The Times Higher is very heavily normalised by size – all of the indicators apart from reputation are size-independent (68% of the total). This means that smaller universities are more successful than larger ones – there is no university larger than USP that is ranked higher, and there are just 8 universities over 60,000 students ranked the same or higher than USP, and just one (University of Toronto) in the top 100.
This also means that extremely well-financed universities are also favoured. British universities, who are declining in this ranking in the ranking spent an average of $494,000 per member of staff, compared with Germany who now spend $1.2 million per member of staff (a result of the excellence initiative, which increased this spend by 38% in five years) and China, where $1.47 million spent (57.1% increase). It is clear that success in this ranking is heavily tied to public financial resources at nations’ disposal. Any government initiative that aims to improve in this measure must consider this experience from other countries who have improved (Germany has increased from 3 to 23 in the top 200, China from 5 to 7, with two in the top 30).
Recommendations for improvement in Times Higher for the São Paulo State universities
To be considered among the Life Sciences Challengers, USP needs to attend to its overall average citation count. It should study the policies of those universities of similar profile who are generating greater impact. A score of 55 would elevate it into the top 150 universities, ceteris paribus. Given its growth in this indicator in the past few years, it would be not entirely unrealistic to expect this target to be reached in the next five years. What will hold the university back is that this will not be fast enough to attain this position because of the growth of other institutions in countries with more stable funding systems. The methodological analysis suggests that progress in this ranking is tied to intensiveness of financing, and therefore progress will be difficult without increasing this.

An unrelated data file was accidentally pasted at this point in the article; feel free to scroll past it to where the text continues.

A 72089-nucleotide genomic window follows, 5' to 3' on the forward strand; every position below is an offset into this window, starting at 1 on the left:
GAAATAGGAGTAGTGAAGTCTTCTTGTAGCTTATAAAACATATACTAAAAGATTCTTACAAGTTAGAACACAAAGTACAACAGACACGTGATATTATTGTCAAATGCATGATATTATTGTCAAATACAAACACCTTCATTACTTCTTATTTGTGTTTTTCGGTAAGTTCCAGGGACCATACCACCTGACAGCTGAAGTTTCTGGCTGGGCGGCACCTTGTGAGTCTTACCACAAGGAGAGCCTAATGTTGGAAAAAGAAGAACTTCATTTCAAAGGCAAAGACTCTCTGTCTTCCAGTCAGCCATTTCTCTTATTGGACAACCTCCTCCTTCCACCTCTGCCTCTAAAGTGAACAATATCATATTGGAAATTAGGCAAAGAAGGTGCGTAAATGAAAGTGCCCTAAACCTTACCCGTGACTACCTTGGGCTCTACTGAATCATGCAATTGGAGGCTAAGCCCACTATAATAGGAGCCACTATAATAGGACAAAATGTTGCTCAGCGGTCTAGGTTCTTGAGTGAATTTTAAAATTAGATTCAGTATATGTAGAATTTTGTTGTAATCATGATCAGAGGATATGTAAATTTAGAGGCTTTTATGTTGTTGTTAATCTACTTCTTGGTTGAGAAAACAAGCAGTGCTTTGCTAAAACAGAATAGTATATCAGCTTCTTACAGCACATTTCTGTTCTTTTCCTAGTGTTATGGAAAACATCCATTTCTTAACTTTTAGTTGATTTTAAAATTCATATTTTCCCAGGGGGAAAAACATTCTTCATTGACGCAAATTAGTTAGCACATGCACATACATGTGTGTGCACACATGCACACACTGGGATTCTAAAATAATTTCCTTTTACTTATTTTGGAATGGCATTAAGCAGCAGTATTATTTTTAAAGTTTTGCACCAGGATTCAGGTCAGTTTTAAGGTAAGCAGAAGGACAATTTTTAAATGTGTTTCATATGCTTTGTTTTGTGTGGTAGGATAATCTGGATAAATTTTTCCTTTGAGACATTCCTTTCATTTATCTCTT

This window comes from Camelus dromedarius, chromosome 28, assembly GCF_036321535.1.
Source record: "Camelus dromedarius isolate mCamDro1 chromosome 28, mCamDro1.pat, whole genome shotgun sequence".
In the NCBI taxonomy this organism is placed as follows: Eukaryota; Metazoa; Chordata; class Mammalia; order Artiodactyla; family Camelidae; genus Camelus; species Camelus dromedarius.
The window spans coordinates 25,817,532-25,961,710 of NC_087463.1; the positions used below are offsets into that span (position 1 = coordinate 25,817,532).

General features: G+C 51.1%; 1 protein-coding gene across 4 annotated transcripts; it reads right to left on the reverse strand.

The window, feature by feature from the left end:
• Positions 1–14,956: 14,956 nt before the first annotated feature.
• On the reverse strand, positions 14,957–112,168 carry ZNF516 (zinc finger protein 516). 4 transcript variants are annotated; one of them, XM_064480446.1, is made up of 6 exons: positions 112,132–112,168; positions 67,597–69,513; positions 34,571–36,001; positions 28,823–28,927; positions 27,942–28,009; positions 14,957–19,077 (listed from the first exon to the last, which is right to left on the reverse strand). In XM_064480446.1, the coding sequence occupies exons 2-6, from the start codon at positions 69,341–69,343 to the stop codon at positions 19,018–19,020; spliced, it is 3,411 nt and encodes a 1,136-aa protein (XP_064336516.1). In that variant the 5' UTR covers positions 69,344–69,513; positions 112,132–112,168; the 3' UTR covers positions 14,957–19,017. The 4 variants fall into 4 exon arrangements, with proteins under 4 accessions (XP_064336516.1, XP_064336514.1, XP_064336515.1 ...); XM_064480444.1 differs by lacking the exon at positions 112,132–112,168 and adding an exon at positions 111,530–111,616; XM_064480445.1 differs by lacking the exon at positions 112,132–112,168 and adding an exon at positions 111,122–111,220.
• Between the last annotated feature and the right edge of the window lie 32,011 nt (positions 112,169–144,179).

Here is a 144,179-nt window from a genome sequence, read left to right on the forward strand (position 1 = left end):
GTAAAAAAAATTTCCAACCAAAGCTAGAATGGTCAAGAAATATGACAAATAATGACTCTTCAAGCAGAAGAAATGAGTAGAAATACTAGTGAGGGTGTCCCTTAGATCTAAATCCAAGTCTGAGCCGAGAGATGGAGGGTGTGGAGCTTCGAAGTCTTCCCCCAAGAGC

Unicamp should first aim to reach the citation impact levels of Technion, University of Twente and Ruhr Bochum, similar universities (around 55) in order to climb significantly in this ranking. Given that growth in this indicator has been slow over the past three years, the university should look into strategies to encourage higher risk and higher reward research. Its industrial income score is compatible with being considered a technology challenger, although it could be improved.
The main obstacle for Unesp, keeping it within the category that Times Higher describe as a “Core Competences” university is its international reputation. Because the teaching and research reputations are heavily interlinked, improving this score has an outsized effect on the ranking. The deep instability in citation score (combined with the seeming exchange of citation scores with Unifesp), means that there is an ongoing issue of institutional attribution of citations caused by the university’s foreign language naming practices. On Scopus, Unesp has an FNCI of 0.92, compared to 1.06 for USP and 1.56 for Free University of Berlin. The considerable methodological uncertainty for Unesp needs to be dealt with before concrete conclusions can be drawn from its performance.